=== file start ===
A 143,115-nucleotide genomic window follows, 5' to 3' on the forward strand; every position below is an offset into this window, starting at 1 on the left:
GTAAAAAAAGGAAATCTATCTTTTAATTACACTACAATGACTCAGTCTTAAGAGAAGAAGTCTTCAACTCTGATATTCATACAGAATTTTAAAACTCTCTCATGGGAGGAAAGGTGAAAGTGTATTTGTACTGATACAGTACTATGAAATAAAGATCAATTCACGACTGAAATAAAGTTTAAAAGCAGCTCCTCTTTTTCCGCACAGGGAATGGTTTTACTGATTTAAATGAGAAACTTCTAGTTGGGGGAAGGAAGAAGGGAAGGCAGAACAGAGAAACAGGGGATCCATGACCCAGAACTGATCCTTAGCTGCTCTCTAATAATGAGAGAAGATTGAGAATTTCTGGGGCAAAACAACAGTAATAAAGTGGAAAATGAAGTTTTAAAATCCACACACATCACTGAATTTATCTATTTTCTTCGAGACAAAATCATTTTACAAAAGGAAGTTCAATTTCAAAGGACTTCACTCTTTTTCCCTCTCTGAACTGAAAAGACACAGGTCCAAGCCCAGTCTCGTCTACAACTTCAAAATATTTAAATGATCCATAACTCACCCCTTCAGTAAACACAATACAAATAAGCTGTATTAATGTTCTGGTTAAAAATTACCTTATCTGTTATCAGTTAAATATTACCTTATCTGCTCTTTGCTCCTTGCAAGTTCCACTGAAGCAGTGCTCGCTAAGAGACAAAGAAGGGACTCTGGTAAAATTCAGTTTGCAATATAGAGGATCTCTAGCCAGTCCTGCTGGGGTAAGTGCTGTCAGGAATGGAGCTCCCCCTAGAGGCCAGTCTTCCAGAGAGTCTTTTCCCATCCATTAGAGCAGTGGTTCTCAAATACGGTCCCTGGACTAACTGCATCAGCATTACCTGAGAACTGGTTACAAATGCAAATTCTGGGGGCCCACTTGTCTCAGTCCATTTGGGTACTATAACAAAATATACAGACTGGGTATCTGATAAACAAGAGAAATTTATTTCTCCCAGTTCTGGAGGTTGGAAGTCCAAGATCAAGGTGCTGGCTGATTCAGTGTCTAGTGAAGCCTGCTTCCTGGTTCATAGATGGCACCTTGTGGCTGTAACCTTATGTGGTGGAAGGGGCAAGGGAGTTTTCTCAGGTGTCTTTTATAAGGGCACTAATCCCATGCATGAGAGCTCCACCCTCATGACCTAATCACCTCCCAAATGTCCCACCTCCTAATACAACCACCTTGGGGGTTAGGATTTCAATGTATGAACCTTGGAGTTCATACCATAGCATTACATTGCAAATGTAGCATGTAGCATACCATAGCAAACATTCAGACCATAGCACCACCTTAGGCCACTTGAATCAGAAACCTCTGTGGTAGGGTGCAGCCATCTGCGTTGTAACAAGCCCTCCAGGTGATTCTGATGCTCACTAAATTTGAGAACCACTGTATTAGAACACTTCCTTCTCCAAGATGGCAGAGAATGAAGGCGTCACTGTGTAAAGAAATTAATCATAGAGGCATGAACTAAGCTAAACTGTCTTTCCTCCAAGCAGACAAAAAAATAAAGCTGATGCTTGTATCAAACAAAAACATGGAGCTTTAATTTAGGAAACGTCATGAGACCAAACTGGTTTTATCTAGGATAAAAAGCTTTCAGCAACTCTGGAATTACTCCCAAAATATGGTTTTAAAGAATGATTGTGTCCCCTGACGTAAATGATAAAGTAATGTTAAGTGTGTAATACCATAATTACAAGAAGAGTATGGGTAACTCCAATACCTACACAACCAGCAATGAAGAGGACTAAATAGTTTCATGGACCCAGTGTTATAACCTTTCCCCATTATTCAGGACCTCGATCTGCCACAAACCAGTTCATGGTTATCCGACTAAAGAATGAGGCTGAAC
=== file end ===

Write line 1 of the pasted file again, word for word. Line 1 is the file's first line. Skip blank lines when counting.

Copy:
A 143,115-nucleotide genomic window follows, 5' to 3' on the forward strand; every position below is an offset into this window, starting at 1 on the left: